Letter #7

June 14, 1979

Dear Dr. Kidder:

Thank you for your letter of June 8. Your arguments that it takes a lot to achieve H-bomb capability are well taken. However, I believe in defense in depth, and would like to preserve the first line of defense, namely secrecy of the principle, as long as that is feasible.

My visit to the Hanford area is still in the future; it will be between July 10 and August 15. I shall be in Seattle for approximately this time, and I shall probably visit the Hanford area at least twice during this period.

I would still be interested in your classified remarks. If you send them to Hanford, please indicate where in Hanford I can look at them. The most convenient for me would be Battelle Seattle Research Center but that may not have a sufficiently cleared repository. Personally, I shall be working with Exxon Nuclear which I imagine does not qualify.


Letter #8

July 20, 1979

Professor Hans A. Bethe
Battelle Seattle Research Center
4000 NE 41st Street
Seattle, Washington 98105

Dear Professor Bethe:

This note is to inform you that my classified comments concerning your letter of April 23 will be available for you to read at the office of

The documents will be available on August 20, the expected date of your visit to Richland, but will also be available during the previous week of August 13-17 in case you decide to move your visit forward, a possibility you mentioned in our telephone conversation of July 20.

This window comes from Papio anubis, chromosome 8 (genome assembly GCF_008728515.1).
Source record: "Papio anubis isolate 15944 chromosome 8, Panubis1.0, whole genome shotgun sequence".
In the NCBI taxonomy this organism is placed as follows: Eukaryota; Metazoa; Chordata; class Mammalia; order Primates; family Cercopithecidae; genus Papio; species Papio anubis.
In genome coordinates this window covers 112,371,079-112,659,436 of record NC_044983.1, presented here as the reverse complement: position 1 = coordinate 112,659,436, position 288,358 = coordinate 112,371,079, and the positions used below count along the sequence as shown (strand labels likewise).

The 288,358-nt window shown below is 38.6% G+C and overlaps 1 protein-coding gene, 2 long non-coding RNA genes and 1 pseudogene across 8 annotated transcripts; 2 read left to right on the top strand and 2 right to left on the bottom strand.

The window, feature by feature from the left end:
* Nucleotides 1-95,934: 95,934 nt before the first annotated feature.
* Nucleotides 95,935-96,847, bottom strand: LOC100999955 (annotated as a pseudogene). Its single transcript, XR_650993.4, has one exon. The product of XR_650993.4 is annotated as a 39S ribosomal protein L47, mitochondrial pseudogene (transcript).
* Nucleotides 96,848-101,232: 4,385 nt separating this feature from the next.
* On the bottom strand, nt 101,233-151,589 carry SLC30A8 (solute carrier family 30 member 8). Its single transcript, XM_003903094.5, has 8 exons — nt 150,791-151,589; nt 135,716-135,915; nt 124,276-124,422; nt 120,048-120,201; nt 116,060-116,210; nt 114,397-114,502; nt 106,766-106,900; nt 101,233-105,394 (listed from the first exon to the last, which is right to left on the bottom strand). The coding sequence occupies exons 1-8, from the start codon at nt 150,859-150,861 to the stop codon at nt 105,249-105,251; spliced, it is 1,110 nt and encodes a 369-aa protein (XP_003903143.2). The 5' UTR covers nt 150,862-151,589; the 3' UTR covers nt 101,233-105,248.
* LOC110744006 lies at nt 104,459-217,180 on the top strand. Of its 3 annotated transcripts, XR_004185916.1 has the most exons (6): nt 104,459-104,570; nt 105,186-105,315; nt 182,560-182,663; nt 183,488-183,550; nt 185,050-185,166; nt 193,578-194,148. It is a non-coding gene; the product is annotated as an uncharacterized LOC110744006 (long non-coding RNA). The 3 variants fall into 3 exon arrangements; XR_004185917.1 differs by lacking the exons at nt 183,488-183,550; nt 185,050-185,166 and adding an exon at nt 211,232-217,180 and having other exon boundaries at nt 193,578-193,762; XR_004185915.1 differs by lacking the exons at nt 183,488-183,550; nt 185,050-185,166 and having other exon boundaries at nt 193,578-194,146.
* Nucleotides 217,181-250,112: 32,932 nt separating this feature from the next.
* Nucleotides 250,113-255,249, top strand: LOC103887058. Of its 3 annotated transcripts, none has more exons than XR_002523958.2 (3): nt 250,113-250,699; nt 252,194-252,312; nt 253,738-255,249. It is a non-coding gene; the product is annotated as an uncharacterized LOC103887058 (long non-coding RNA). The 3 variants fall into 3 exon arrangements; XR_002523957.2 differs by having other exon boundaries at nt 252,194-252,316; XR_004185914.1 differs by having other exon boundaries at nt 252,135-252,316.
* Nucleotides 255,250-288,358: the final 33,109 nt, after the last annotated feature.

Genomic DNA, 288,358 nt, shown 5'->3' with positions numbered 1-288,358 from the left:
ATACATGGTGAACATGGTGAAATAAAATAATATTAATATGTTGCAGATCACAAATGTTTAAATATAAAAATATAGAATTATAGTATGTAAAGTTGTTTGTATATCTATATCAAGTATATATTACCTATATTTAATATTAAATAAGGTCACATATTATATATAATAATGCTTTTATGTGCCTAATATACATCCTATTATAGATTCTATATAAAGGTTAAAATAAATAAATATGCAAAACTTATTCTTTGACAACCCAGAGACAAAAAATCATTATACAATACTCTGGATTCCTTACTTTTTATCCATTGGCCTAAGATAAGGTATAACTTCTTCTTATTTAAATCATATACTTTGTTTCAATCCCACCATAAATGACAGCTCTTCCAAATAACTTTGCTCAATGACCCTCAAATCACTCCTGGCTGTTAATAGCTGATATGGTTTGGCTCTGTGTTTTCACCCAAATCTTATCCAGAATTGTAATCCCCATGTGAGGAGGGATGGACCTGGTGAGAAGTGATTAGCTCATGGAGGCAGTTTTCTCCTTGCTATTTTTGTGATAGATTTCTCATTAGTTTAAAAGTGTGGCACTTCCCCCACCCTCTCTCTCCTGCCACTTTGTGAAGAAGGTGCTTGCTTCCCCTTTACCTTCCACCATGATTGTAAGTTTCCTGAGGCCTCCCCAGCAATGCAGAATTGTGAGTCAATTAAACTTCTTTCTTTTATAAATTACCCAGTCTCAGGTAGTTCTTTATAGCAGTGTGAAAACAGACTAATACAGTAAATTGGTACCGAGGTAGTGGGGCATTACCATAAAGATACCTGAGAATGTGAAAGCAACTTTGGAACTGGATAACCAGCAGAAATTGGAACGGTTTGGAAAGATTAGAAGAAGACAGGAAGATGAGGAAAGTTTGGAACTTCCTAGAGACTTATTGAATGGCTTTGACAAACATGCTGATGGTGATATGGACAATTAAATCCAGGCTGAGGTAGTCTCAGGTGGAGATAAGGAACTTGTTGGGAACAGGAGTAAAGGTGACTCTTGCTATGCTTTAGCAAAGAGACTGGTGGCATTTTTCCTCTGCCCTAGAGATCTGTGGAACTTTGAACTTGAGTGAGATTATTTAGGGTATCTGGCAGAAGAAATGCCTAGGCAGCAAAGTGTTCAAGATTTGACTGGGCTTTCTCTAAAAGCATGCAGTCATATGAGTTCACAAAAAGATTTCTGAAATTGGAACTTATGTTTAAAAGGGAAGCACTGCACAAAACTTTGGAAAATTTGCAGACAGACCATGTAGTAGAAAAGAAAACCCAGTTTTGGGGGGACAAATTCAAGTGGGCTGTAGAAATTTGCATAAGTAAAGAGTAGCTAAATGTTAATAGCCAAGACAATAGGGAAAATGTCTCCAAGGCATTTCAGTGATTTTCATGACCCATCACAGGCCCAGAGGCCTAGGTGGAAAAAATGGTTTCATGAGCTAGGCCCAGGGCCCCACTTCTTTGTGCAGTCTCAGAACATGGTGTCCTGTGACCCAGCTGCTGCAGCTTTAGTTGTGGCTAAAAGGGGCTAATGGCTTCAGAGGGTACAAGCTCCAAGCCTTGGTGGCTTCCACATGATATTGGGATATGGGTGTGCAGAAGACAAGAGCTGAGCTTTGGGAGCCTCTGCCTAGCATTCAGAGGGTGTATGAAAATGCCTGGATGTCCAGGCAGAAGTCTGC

Reference 4 will be included with my comments as you have requested.

cc: Kenneth E. Sebrell

Letter #9
[Note: Classified Secret, Declassified May 1, 2001]

July 25, 1979

Professor Hans A. Bethe
c/o Mr. Kenneth Jackson
Director of Safeguards and Security
U.S. Department of Energy
Richland Operations Office
P.O. Box 550
Richland, Washington 99352

Dear Professor Bethe:

Three points remained in your classified letter of April 23 that I could not comment upon in my unclassified letters of May 1 and June 8. I shall now remedy that omission.

With reference to Exhibit 5, the Encyclopedia Americana article on the H-bomb, you state that it "is entirely clean as far as I can tell". I agree that the text is entirely clean but the figures are not. They are properly classified (SRD) according to paragraph 413 of Joint AEC/DoD Nuclear Weapons Classification Guide CG-W-4 which states that